(ii) Hibbing Taconite Company--(A) Hibbing Line 1. (1) An emission limit of 1.2 lbs NOX/MMBTU, based on a 30-day rolling average, shall apply to Hibbing Line 1 when burning natural gas. This emission limit will become enforceable 37 months after May 12, 2016 and only after EPA's confirmation or modification of the emission limit in accordance with the procedures set forth in paragraphs (b)(1)(ii)(A)(2) through (7) of this section.

      (2) Compliance with this emission limit will be demonstrated with data collected by a continuous emissions monitoring system (CEMS) for NOX. The owner or operator of Hibbing Line 1 must install a CEMS for NOX and SO2 within six months from May 12, 2016. The owner or operator must start collecting CEMS data and submit the data to EPA no later than 30 days from the end of each calendar quarter after that installation deadline. Any remaining data through the end of the 34th month from May 12, 2016, that does not fall within a calendar quarter, must be submitted to EPA no later than 30 days from the end of the 34th month. Although CEMS data must continue to be collected, it does not need to be submitted to EPA starting 34 months after May 12, 2016.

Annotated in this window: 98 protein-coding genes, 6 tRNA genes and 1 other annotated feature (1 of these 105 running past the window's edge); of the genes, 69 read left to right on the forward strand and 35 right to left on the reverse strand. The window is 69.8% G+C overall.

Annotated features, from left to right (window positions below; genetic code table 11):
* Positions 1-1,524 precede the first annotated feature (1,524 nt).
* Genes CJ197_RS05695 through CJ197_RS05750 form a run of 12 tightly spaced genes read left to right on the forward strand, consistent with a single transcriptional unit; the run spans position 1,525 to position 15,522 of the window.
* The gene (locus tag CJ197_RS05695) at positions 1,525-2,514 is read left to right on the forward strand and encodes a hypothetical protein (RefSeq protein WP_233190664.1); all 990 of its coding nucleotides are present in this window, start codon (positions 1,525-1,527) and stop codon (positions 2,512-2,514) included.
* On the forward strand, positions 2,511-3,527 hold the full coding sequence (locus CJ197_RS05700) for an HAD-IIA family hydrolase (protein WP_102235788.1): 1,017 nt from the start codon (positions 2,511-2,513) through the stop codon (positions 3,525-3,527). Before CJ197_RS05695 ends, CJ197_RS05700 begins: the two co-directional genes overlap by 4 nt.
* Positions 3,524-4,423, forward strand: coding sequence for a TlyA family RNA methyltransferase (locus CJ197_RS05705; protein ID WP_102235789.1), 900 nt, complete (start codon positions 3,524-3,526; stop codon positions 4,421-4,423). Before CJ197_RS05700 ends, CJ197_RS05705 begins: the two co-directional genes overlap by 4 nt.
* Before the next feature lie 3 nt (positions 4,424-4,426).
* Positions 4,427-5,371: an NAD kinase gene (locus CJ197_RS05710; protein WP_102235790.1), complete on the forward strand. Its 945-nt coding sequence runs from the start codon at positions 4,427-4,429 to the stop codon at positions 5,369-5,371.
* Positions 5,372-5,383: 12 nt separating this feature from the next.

(3) No later than 24 months after May 12, 2016 the owner or operator must submit to EPA a report, including any final report(s) completed by the selected NOX reduction technology supplier and furnace retrofit engineer, containing a detailed engineering analysis and modeling of the NOX reduction control technology being installed on Hibbing Line 1. The NOX reduction control technology must be designed to meet an emission limit of 1.2 lbs NOX/MMBTU. This report must include a list of all process and control technology variables that can reasonably be expected to have an impact on NOX emissions control technology performance, as well as a description of how these variables can be adjusted to reduce NOX emissions to meet the NOX design emission limit.

      (4) The NOX reduction control technology shall be installed on Hibbing Line 1 furnace no later than 26 months after May 12, 2016.